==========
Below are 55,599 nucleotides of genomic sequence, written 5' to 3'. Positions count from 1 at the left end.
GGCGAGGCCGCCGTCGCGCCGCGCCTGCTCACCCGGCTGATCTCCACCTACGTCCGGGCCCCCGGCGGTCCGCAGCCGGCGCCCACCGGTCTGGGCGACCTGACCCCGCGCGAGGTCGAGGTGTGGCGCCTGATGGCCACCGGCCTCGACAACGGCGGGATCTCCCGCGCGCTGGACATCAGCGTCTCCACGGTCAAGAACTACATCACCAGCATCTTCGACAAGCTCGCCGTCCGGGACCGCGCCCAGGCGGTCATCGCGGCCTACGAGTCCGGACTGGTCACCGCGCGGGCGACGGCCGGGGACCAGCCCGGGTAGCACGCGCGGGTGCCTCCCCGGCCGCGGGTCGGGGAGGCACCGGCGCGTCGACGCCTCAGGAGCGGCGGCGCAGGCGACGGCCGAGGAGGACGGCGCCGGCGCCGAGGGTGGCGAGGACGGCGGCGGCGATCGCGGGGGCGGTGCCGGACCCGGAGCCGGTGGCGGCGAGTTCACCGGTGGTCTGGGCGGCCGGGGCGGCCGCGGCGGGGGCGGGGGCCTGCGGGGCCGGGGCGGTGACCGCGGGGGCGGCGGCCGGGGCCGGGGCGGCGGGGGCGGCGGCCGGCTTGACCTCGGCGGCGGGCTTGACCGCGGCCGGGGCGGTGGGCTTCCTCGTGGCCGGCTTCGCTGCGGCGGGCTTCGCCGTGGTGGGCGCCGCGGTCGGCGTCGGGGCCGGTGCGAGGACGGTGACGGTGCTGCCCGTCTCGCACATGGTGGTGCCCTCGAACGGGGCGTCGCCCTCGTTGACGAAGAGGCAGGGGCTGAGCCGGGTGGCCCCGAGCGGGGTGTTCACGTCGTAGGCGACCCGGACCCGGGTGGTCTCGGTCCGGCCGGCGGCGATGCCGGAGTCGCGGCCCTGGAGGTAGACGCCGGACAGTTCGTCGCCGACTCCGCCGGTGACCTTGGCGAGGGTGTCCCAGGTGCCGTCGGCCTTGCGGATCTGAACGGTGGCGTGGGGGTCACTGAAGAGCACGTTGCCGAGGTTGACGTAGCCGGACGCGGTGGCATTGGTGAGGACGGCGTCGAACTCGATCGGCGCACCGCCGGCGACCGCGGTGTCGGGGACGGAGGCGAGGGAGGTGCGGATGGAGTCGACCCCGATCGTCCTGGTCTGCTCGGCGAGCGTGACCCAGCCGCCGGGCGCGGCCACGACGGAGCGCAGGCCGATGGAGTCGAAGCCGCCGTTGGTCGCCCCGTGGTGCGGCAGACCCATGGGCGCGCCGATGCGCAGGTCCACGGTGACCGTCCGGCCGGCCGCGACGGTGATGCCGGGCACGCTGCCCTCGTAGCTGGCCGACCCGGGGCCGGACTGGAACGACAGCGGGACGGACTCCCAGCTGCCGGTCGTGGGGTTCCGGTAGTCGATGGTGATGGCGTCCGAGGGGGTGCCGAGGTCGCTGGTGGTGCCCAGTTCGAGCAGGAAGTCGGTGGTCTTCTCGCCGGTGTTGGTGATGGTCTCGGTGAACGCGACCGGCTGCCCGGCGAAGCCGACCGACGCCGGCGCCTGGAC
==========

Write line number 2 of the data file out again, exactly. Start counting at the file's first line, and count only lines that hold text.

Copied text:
GGCGAGGCCGCCGTCGCGCCGCGCCTGCTCACCCGGCTGATCTCCACCTACGTCCGGGCCCCCGGCGGTCCGCAGCCGGCGCCCACCGGTCTGGGCGACCTGACCCCGCGCGAGGTCGAGGTGTGGCGCCTGATGGCCACCGGCCTCGACAACGGCGGGATCTCCCGCGCGCTGGACATCAGCGTCTCCACGGTCAAGAACTACATCACCAGCATCTTCGACAAGCTCGCCGTCCGGGACCGCGCCCAGGCGGTCATCGCGGCCTACGAGTCCGGACTGGTCACCGCGCGGGCGACGGCCGGGGACCAGCCCGGGTAGCACGCGCGGGTGCCTCCCCGGCCGCGGGTCGGGGAGGCACCGGCGCGTCGACGCCTCAGGAGCGGCGGCGCAGGCGACGGCCGAGGAGGACGGCGCCGGCGCCGAGGGTGGCGAGGACGGCGGCGGCGATCGCGGGGGCGGTGCCGGACCCGGAGCCGGTGGCGGCGAGTTCACCGGTGGTCTGGGCGGCCGGGGCGGCCGCGGCGGGGGCGGGGGCCTGCGGGGCCGGGGCGGTGACCGCGGGGGCGGCGGCCGGGGCCGGGGCGGCGGGGGCGGCGGCCGGCTTGACCTCGGCGGCGGGCTTGACCGCGGCCGGGGCGGTGGGCTTCCTCGTGGCCGGCTTCGCTGCGGCGGGCTTCGCCGTGGTGGGCGCCGCGGTCGGCGTCGGGGCCGGTGCGAGGACGGTGACGGTGCTGCCCGTCTCGCACATGGTGGTGCCCTCGAACGGGGCGTCGCCCTCGTTGACGAAGAGGCAGGGGCTGAGCCGGGTGGCCCCGAGCGGGGTGTTCACGTCGTAGGCGACCCGGACCCGGGTGGTCTCGGTCCGGCCGGCGGCGATGCCGGAGTCGCGGCCCTGGAGGTAGACGCCGGACAGTTCGTCGCCGACTCCGCCGGTGACCTTGGCGAGGGTGTCCCAGGTGCCGTCGGCCTTGCGGATCTGAACGGTGGCGTGGGGGTCACTGAAGAGCACGTTGCCGAGGTTGACGTAGCCGGACGCGGTGGCATTGGTGAGGACGGCGTCGAACTCGATCGGCGCACCGCCGGCGACCGCGGTGTCGGGGACGGAGGCGAGGGAGGTGCGGATGGAGTCGACCCCGATCGTCCTGGTCTGCTCGGCGAGCGTGACCCAGCCGCCGGGCGCGGCCACGACGGAGCGCAGGCCGATGGAGTCGAAGCCGCCGTTGGTCGCCCCGTGGTGCGGCAGACCCATGGGCGCGCCGATGCGCAGGTCCACGGTGACCGTCCGGCCGGCCGCGACGGTGATGCCGGGCACGCTGCCCTCGTAGCTGGCCGACCCGGGGCCGGACTGGAACGACAGCGGGACGGACTCCCAGCTGCCGGTCGTGGGGTTCCGGTAGTCGATGGTGATGGCGTCCGAGGGGGTGCCGAGGTCGCTGGTGGTGCCCAGTTCGAGCAGGAAGTCGGTGGTCTTCTCGCCGGTGTTGGTGATGGTCTCGGTGAACGCGACCGGCTGCCCGGCGAAGCCGACCGACGCCGGCGCCTGGAC